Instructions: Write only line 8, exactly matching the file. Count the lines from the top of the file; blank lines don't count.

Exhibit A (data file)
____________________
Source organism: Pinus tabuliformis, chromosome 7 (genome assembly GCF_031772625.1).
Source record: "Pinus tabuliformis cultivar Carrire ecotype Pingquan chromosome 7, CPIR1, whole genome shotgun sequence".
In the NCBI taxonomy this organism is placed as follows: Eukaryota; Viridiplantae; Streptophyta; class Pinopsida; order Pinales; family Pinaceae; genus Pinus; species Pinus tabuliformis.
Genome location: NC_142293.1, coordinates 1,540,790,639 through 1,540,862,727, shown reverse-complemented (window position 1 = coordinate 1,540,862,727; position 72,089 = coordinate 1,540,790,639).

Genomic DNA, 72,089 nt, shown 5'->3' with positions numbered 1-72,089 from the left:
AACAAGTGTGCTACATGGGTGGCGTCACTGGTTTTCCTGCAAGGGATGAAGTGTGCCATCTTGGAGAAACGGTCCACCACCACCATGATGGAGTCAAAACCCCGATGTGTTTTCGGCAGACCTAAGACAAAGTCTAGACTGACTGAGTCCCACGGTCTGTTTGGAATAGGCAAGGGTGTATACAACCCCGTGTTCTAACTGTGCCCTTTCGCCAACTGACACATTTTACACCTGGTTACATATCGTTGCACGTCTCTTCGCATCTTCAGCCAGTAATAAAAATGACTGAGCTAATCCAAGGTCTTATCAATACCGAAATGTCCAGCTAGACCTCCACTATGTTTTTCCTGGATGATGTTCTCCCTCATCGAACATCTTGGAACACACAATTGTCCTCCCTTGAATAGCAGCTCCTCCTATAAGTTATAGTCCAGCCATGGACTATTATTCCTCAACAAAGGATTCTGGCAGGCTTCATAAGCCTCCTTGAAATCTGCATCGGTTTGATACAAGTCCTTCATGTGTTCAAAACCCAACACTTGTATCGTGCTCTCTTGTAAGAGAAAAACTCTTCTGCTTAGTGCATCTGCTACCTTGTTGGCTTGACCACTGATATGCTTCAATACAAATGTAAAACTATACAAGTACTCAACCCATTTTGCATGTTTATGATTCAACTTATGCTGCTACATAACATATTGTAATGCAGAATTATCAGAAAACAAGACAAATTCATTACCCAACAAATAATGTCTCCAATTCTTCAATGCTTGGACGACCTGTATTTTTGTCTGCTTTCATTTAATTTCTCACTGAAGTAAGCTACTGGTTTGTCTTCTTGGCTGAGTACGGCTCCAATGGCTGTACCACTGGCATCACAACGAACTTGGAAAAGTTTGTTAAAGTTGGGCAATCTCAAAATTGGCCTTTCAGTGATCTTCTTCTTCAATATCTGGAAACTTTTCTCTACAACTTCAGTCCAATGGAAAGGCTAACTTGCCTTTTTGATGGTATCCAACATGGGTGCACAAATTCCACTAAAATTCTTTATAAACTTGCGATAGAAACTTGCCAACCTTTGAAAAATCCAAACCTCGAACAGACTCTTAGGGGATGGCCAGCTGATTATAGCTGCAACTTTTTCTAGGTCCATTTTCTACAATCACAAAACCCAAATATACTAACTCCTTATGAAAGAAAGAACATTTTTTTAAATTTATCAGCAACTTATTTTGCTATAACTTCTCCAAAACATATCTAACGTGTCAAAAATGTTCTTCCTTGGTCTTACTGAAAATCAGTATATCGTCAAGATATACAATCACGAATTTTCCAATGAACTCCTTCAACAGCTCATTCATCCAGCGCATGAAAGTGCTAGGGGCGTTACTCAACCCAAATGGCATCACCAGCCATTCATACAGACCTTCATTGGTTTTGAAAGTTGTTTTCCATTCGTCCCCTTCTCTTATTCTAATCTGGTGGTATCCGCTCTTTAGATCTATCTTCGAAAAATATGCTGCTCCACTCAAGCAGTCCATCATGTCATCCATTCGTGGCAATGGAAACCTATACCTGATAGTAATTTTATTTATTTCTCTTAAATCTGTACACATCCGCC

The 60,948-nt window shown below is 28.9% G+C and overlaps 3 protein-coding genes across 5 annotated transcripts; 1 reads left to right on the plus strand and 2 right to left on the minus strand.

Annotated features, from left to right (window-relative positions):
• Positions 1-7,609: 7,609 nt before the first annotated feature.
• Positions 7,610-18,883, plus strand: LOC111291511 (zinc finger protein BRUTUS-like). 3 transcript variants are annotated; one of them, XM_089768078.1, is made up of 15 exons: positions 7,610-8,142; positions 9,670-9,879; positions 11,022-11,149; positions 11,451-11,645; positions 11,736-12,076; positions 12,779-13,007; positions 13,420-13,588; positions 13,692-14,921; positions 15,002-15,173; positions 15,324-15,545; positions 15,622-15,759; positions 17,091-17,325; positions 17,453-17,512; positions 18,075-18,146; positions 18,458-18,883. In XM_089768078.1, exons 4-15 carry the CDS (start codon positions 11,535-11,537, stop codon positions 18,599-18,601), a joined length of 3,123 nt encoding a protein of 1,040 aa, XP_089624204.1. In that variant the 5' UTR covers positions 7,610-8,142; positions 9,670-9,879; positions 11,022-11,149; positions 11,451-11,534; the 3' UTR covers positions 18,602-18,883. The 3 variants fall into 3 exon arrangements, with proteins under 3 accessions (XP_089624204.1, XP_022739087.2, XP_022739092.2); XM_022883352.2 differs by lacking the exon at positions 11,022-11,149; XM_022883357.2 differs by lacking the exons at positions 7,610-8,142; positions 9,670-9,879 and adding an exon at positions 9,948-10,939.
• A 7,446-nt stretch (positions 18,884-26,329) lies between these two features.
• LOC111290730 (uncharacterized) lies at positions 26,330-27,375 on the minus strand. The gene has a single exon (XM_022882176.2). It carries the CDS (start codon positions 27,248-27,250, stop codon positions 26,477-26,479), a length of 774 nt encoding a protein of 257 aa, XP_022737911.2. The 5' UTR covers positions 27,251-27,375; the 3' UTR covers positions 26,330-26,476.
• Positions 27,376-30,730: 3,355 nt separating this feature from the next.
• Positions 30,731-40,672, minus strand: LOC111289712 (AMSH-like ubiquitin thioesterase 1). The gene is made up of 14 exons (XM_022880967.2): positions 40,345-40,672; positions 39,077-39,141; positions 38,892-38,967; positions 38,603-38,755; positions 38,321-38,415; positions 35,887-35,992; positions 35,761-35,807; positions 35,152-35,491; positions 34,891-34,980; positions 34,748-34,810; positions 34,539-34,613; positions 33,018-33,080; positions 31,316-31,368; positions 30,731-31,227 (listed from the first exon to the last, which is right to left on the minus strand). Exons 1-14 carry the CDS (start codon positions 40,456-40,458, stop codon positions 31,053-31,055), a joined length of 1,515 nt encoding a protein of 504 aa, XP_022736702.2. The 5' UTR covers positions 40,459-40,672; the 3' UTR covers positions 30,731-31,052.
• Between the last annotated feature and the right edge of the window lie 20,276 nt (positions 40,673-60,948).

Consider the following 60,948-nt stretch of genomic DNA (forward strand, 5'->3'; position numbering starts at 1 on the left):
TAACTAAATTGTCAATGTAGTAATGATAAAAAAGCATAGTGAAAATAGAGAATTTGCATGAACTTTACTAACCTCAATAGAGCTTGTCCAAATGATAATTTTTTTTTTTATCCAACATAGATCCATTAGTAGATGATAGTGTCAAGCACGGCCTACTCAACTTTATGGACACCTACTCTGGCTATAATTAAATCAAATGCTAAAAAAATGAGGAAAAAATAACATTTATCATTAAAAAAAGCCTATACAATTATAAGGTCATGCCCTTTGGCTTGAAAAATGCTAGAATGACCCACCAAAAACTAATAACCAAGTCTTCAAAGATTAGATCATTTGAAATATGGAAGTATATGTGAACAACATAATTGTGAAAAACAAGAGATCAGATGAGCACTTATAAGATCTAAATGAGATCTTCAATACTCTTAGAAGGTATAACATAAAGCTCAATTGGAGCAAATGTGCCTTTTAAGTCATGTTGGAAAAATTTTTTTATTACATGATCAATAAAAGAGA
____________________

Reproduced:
Annotated features, from left to right (window-relative positions):